To a 2-year-old, a flag is a flag, right? Alexander is most familiar with the U.S. flag. When the nurse pointed to the flag, he answered confidently.
“Barack Obama,” he said, pronouncing it as best as a 2-year-old could.
“What did you say?” she asked.
As she went through the chart, she once again came to the flag.
“Do you know what he’s saying?” I asked her.
“He’s saying Barack Obama.” Why? Because he was making an association. Most times when he’s seen Sen. Obama on TV, the Democratic nominee has been standing in front of the U.S. flag.
The preceding just may be one of the craziest stories ever to try to pass itself off as journalism in the history of that checkered profession. His kid seems forced into this piece like a square peg smashed into a round hole with a sledgehammer by the Hulk in a particularly nasty mood. It is simply inane and utterly incoherent. In rereading it, the poor child seems afflicted with some sort of developmental perceptual deficit, unable to distinguish between a flag and Barack Obama. Instead of picking the poor boy up and running to have him tested Bolton is proud that the kid seems to think that Obama is a (not even an American, mind you) flag. Sadly the madness doesn't end there:
Whether Sen. Obama wins the presidency or not, he has had an untold effect on the future and psyche of America.
My son will live a lifetime in which he knows an African-American can ascend to the highest levels in this country. He won’t think it odd for a black man to seek to lead a nation. He as well as many white, Asian, Hispanic and other children, whether they like the candidate or not, won’t think it odd or a novelty to see a black man standing in front of the American flag — the ultimate display of patriotism, despite misguided and mean-spirited efforts to paint Sen. Obama as being otherwise — articulating his concerns and love for his country.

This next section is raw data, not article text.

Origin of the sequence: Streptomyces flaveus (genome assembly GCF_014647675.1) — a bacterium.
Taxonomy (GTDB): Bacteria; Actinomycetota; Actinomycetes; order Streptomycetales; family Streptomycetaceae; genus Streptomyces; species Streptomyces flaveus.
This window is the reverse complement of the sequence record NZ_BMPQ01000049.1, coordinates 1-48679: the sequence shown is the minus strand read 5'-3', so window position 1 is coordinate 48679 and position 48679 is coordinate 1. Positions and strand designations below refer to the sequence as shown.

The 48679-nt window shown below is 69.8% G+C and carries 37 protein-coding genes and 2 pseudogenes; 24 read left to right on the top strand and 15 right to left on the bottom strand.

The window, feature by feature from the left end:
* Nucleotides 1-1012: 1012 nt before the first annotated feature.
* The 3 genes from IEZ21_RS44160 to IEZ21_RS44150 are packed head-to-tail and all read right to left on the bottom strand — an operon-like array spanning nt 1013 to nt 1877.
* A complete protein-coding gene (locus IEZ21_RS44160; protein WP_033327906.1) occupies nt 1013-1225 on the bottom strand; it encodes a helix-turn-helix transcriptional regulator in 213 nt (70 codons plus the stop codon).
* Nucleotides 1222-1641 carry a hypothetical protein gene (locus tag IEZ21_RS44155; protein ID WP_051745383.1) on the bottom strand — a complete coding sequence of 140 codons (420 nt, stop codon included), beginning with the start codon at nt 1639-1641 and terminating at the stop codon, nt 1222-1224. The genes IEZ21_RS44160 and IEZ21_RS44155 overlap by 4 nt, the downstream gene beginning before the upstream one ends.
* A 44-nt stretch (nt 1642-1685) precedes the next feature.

[Excuse my interruption here, but since when is "standing in front of the American flag" the "ultimate display of patriotism"? I always thought that dying or suffering for your country - you know, kind of like John McCain did - was the ultimate display of patriotism. But that was the definition, pre-Obama, I guess.]
Because of Barack Obama, many of our children won’t grow up with as many of the psychological bruises those before them might have endured.
Read that last line again. Because of Barack Obama many of the "psychological bruises" of childhood will be vanquished. How about pimples and bed-wetting? Surely he can end those, too?
I grew up being told that I could one day be president. But much of what I saw and heard suggested otherwise. I saw and experienced the discrimination. Blacks only secured the right to vote in my lifetime. I saw many black kids in school being steered away from advanced courses and training that would have prepared them to shoot for higher goals.